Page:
Cenk Pala, the Ankara representative of the Trans-Adriatic Pipeline (TAP) consortium, which is building a 20bn m³/yr gas pipeline from Turkey to Italy, argued there was a significant opportunity for eastern Mediterranean gas in Turkey – while there was also scope to use the new infrastructure of the Southern Gas Corridor from the Caucasus to Italy to carry some of that gas onwards to European markets. Dr Andre Dorsman, President of the Center for Energy and Value Issues (CEVI) in Amsterdam, noted that for Egypt, despite last year’s discovery of the giant Zohr field, export options were limited because “Egypt, with a population of 90 million, will use the gas for the home market.” He, too, noted the competition the region’s gas would face from new suppliers, notably U.S.and Australian LNG, but also, he considered, because “Iran is re-entering the market.” His colleague at CEVI, Mehmet Baha Karan, drew attention to the comparative costs of various export options, noting that it would cost around $11 billion to develop a 5bn m³/yr floating LNG facility. Pala considered that by 2019 Israel could be producing around 5bn m³/y for export from its Leviathan field, while in 2020 or thereabouts that figure could double to around 10bn m³/yr while Cyprus could be producing some 5bn m³/yr from its Aphrodite field.

    Turkey offered a real opportunity, Pala argued, since it faced a likely supply gap of around 5.5bn m³/yr after 2019. But eastern Mediterranean gas, he warned, would potentially have to compete in the Turkish market with gas from Azerbaijan’s Shah Deniz Phase Two project; with new and existing LNG imports; with prospective floating storage and regasification units (FSRUs); with gas from northern Iraq; and even Turkmen gas delivered via Iran.

    Pala noted that in 2023 the second phase of the giant 1,850-km TransAnatolian Pipeline (TANAP) project due to come on stream, even though, at present, the only gas committed to use the line remains the initial 16bn m³/yr of Azerbaijani gas that is to fill the first 16bn m³/yr phase due to enter service in 2018. But, Pala added, “as regards the second phase of Tanap, from 16bn m³/yr to 23bn m³/yr I have to say there is no gas from Azerbaijan; there is a kind of rest (in production) there.”

    However, at the Eastern Mediterranean Gas Conference on May 16, 2016, Dr. Amit Mor, CEO of Eco Energy in Israel cautioned that “export options for Israeli and Cypriot gas are questionable. “If there is no economic feasibility, there is no project,” he said. Dr Amit Mor was apparently referring to the balance between relatively high development costs and doubts concerning the volumes of gas that might be made available for export at Leviathan. Dr Amit Mor also found questionable the underlying volumes of gas reserves at Cyprus’ Aphrodite gas field. Also he added, as did many others, “you need geopolitical feasibility.”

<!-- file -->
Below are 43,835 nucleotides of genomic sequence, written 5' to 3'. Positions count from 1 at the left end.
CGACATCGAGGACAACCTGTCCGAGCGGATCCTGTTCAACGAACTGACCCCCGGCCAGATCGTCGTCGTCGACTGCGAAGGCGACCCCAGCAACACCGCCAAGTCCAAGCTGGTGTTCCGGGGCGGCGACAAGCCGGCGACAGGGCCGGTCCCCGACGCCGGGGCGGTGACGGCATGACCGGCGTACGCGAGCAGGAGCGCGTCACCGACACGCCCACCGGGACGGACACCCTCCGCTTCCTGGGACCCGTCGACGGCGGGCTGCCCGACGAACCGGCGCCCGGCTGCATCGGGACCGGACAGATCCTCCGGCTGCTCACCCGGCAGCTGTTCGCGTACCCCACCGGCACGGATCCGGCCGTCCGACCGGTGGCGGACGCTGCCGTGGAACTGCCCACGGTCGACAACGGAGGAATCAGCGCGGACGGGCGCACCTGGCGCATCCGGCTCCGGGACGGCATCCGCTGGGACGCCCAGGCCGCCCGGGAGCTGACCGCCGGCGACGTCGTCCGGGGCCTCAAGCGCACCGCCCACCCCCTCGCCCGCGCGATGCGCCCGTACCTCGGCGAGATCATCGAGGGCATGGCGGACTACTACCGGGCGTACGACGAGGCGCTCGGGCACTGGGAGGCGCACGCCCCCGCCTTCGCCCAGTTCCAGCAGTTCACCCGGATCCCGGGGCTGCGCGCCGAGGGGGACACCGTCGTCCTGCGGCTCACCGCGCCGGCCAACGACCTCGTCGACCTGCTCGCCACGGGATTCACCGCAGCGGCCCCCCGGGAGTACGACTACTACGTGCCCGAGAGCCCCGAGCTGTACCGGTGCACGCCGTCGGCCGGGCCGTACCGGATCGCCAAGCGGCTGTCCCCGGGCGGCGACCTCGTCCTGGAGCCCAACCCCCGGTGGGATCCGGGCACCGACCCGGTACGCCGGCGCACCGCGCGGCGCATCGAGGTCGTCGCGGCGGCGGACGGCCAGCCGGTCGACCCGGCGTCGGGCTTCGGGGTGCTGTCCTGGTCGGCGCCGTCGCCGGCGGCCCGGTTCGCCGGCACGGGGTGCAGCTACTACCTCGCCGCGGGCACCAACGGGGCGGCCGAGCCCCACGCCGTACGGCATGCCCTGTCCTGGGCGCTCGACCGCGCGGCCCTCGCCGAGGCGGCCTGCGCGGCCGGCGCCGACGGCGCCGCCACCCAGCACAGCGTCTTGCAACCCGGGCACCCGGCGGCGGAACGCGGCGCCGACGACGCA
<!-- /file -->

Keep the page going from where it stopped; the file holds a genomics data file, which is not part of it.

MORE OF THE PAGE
Overall CEVI’s Mehmet Baha Karan considered, a pipeline from the eastern Mediterranean fields to Turkey would be the most cost-effective option, followed by floating LNG, then by a land-based LNG liquefaction plant on Cyprus itself, and, fourthly, an onshore system to deliver gas to Jordan and Turkey—a route that would have to cross war-torn Syria. “Offshore to Turkey seems to be the best alternative in all scenarios” Karan argued. This view was broadly shared by other participants, notably Berris Ekinci, ‎Deputy Director General at the Ministry of Foreign Affairs in Ankara, the capital of Turkey, who gave what she termed “a Turkish perspective.” Ekinci argued that Cypriot demand (which other sources estimate might total around 1-2bn m³/yr at most) was too small to justify development of gas without export options. Ekinci added: “Connection to Egypt appears an option, but Zohr will soak up Egyptian demand.” Overall, she considered, “Turkey is the most viable and profitable gateway for the export of gas resources from the eastern Mediterranean to markets.”

    1. God bless you. This is some seriously impressive information. I clicked on over to your website and I hope you will always be on my side. I can use your help.

      There is going to be a military intervention in Libya starting in June. How much do you know about it? I’m gathering facts now…